New Asian American and Pacific Islander Literature for AAPI Heritage Month and Beyond
It’s Asian American and Pacific Islander (AAPI) Heritage Month in May, and what a wonderful selection of new books by Asian American and Indigenous Pacific writers there is to choose from! There are so many more works than I was able to include here — although I’ve linked to some additional lists for you at the end of this post.
As the official AAPI Heritage Month website states, the month is one for “paying tribute to the generations of Asian and Pacific Islanders who have enriched America’s history and are instrumental in its future success.” But what does it really mean to “pay tribute” to these generations?
Well, for us bookish folk, recognizing the ways AAPI people and communities have “enriched” U.S. America has an obvious manifestation: read books penned by AAPI writers.
If you need a reason to read AAPI writers, well, maybe you should ask yourself why you think you need a reason. Just for funsies, I’ll give you one anyway: U.S. America is rife with contradictions concerning Asian Americans and Indigenous Pacific peoples. Certainly it has become the latest fad for corporations to pay lip service to diversity and inclusion efforts, but how deep do those efforts truly run?
Not deep enough. Point in case: there appears to be a widespread lack of understanding concerning the label AAPI. It’s disturbingly common for U.S. Americans to fail to even recognize any difference between the terms “Asian” and “Asian American.” Don’t even get me started on the confusion about what demographics the label “Pacific Islander” is supposed to include.
And let’s not forget the massive rise in anti-Asian hate that reared its head in tandem with the COVID-19 pandemic.
So this AAPI Heritage Month, truly engage with contemporary AAPI literature. Dive deep, and delight in the experience. These books are important, they’re works of art, and they’re frankly just really good reads. Pick up a book (or 10) written by an Asian American or Indigenous Pacific writer and enjoy the heck out of it!
from Unincorporated Territory [åmot] by Craig Santos Perez
Each of Craig Santos Perez’s poetry collections might be described as experimental, visual, and political. This fifth installment in his ongoing from Unincorporated Territory books is just as sharp and inventive as the others. Poetic strains from previous collections are continued in this volume, and new ones are added. I’m especially in love with the use of a new visual feature in this collection: upside down text. Regardless of the ever fluid, constantly evolving mechanics of Perez’s poetry, the content continues to grapple with CHamoru culture, settler colonialism, and the environment. I know a lot of people are easily scared off by the idea of poetry — and more so by poetry that might be considered avant-garde — but please believe me when I tell you that as unconventional as his works might appear on the page, this poet always provides readers with a map to help them navigate his poetics.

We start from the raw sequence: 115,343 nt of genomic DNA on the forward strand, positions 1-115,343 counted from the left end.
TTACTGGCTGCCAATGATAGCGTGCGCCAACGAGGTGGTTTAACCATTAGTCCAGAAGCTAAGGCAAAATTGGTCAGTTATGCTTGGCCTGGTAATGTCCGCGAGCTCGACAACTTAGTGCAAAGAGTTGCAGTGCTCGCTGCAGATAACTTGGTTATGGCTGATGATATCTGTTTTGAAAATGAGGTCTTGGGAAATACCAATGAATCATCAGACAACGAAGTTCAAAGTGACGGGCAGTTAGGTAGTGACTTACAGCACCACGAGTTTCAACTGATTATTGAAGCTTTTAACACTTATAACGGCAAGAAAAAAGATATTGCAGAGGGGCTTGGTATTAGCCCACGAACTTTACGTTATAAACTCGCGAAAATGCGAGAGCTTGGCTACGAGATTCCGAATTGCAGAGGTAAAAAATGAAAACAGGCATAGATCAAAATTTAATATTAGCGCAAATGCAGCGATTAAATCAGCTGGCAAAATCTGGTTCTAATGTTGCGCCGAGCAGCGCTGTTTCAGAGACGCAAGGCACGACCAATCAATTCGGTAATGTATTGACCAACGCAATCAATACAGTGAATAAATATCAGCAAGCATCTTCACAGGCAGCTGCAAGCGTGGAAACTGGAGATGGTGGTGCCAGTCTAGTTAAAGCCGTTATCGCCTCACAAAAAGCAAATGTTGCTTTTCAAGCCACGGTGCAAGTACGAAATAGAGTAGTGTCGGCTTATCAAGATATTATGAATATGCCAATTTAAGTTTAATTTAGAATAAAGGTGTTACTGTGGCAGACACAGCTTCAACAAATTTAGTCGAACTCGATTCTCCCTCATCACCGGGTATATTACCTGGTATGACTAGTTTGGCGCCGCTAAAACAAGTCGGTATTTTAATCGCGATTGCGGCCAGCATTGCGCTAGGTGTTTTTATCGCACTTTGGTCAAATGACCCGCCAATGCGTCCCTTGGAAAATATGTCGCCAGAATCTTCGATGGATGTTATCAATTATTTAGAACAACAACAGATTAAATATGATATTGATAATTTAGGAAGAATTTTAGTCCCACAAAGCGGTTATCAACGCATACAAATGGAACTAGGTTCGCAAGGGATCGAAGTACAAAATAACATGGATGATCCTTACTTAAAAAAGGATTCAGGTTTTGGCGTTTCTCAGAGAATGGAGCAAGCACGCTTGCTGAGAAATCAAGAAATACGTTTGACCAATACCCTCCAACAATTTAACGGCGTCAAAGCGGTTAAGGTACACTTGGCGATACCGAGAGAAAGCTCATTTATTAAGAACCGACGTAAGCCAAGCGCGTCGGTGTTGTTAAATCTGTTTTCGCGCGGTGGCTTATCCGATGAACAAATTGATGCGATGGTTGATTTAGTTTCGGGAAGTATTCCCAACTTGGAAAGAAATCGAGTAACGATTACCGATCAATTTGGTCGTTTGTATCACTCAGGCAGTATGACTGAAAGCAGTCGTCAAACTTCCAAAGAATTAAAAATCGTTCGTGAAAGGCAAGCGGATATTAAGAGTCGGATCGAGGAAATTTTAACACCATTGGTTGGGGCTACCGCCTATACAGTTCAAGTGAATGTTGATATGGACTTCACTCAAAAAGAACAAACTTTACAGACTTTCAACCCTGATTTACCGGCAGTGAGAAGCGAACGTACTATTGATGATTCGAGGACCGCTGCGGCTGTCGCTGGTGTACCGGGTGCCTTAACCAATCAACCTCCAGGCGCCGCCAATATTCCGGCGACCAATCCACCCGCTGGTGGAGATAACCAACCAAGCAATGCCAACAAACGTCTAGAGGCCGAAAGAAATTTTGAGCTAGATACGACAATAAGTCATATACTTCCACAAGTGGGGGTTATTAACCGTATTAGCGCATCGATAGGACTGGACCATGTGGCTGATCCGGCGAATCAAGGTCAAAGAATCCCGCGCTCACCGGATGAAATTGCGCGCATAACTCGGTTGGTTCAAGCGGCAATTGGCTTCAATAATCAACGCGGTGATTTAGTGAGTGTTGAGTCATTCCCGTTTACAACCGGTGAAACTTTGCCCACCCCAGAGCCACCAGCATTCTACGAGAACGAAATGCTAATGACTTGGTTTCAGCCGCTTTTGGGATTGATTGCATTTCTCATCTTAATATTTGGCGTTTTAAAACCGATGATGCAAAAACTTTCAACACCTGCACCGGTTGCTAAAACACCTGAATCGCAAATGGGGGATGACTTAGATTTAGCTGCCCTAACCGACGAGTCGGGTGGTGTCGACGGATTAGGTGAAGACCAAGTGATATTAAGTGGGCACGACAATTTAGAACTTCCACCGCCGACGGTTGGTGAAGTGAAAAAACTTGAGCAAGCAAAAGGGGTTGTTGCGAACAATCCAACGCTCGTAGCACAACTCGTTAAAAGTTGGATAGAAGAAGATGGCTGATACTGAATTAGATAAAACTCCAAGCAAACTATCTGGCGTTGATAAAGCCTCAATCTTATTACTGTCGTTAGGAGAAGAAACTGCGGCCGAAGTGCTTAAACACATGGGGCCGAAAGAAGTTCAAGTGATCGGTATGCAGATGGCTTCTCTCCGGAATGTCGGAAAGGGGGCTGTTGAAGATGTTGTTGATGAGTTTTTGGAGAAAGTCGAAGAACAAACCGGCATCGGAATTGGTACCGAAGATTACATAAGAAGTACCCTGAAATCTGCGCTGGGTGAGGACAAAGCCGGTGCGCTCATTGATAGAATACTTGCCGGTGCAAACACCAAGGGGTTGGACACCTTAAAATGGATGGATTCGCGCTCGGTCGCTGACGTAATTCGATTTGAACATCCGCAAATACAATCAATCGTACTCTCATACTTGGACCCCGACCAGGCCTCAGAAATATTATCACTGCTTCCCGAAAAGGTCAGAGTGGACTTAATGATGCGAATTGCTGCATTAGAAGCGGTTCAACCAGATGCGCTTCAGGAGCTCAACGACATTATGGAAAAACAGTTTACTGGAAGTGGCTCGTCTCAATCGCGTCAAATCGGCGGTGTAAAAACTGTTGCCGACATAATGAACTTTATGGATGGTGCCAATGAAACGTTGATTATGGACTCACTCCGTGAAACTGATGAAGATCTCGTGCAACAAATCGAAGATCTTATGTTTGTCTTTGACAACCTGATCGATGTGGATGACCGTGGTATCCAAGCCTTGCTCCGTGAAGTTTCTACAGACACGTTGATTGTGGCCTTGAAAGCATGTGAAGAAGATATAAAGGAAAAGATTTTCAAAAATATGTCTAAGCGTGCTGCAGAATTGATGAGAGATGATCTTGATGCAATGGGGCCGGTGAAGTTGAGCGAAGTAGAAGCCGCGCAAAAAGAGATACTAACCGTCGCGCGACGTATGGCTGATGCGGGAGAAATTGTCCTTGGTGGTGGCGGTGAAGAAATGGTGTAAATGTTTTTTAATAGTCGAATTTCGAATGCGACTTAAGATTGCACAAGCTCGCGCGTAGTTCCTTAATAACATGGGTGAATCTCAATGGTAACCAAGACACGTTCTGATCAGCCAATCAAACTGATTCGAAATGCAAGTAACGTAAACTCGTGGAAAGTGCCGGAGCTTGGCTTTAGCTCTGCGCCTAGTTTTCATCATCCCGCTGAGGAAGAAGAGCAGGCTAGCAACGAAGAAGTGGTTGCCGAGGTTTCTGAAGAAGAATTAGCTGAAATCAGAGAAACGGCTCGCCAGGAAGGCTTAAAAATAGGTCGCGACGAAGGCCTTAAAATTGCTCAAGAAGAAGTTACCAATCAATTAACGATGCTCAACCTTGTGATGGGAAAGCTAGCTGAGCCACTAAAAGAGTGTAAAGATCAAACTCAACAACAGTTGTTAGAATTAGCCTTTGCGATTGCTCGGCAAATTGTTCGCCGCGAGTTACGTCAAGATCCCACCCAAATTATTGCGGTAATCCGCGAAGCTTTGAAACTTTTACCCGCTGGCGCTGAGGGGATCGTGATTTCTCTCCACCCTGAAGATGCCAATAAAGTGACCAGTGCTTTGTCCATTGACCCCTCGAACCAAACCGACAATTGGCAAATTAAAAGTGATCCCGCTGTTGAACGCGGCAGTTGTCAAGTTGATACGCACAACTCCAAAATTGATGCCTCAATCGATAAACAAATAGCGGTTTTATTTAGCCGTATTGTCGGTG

The Decoy Girlfriend by Lillie Vale
There’s a reason Lillie Vale’s latest book has been getting so much positive attention — it’s a really fun read! Freya Lal is feeling a little lost…and then a celebrity look-alike snafu sends her on an enjoyably comedic and surprising adventure filled with romance and self-discovery. On the flip side of the mistaken-identity confusion is the hapless Taft Bamber, who is lost in his own way and unknowingly ends up in the middle of Freya’s misadventures. The fact that this one is told from two perspectives (Freya’s and Taft’s) makes it quite interesting, and it doesn’t hurt that they’re both endearing and captivating characters.
Bliss Montage: Stories by Ling Ma
“Making love with a yeti is difficult and painful at first, but easy once you’ve done it more than thirty times. Then it’s like riding a bike.” With first lines like these, the stories in Ling Ma’s latest book are practically impossible to put down. Each story has its own captivating premise; some contain speculative elements while others don’t. Yet across the eight stories in this collection, Ma’s signature style remains true: the inclusion of slightly unsettling details, the characters who exist in the gray area between binaries, the undercurrent of those mildly disturbing aspects of our society. It’s a curious collection perfect for readers looking for a slightly off-kilter storyworld to help them make sense of reality.